Sometimes, however, the interests of the team should take precedence over the macho posturing and desires of its best players, even the Dark Knight. That is the manager’s responsibility, and Collins acknowledged as much in his post-game remarks. With only a two-run lead in a game the Mets could not afford to lose, and with Familia—like most closers—most comfortable coming in to start an inning rather than to put out a fire not of his making, this was one of those times where, after his eight superb innings, it was time for Commissioner Collins to tell his Dark Knight:
We Metropolitans in Gotham are enormously grateful for what you have done to show these KC devils, who have drained our lifeblood with interminable paper cuts, that they cannot prevail. I realize they are not yet dead and buried, but it is time now for us to relieve you of the burden of finishing the job. At least for today. Rest assured, I will use my best man—Mr. Familia—to close this thing out. We will not lose this battle of Metropolitan good versus Royal evil, and we'll see what the next few days will bring. If we need you, O Dark Knight, to save the day on Tuesday or Wednesday—the day of the Final Judgment—to permanently vanquish these guys, I know where to reach you. And if needed, you WILL be called.
Instead, the Dark Knight insisted on finishing the job himself, and the Commissioner bought into it. “I let me heart get in the way of my gut,” said Collins.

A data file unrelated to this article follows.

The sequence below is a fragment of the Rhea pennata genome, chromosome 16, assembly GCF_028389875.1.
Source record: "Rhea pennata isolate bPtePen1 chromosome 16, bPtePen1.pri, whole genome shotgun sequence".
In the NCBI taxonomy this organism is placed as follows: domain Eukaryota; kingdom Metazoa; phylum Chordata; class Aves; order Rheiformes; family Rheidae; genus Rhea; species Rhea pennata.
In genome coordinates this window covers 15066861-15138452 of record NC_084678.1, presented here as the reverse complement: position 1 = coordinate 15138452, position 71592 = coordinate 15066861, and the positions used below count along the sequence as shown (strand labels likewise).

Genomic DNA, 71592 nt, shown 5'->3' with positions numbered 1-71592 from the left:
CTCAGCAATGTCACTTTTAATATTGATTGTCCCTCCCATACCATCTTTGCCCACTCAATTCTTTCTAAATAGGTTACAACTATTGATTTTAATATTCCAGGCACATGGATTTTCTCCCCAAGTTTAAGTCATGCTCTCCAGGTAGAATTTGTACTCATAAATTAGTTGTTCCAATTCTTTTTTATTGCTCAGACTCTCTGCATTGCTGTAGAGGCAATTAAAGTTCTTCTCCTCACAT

This is the kind of thing where you just hope that everybody recovers from the ugly events that transpired. Especially that Matt Harvey, having put his Tommy John arm at risk, hasn't compromised his future and does not allow his stampeding his manager into an ill-advised decision to haunt him in the year ahead when his excellence will be needed for the Mets to return to the World Series.
And that Terry Collins be remembered for the superb job he did in guiding a team that was beset with injuries to key players and with virtually no offense worthy of the name for two-thirds of the season to an upset of the overwhelmingly-favored Washington Nationals in the National League East. Sure, the Nationals had their share of injuries, but the Mets overcame third baseman and team captain David Wright and catcher Travis d’Arnaud both missing more than half the season on the disabled list, a top-of-the-rotation ace, Zack Wheeler, missing the entire year with his own Tommy John surgery, as did lefty reliever Jerry Blevins, and would-be-closer Jenrry Mejia suspended for performance-enhancing drugs. Collins put the Mets in position to win it all—right up until he allowed the aura of the Dark Knight narrative, and sentiment, to get in the way of his better judgment.
Welcome back in 2016, New York Mets. Your opening day opponent? The Kansas City Royals.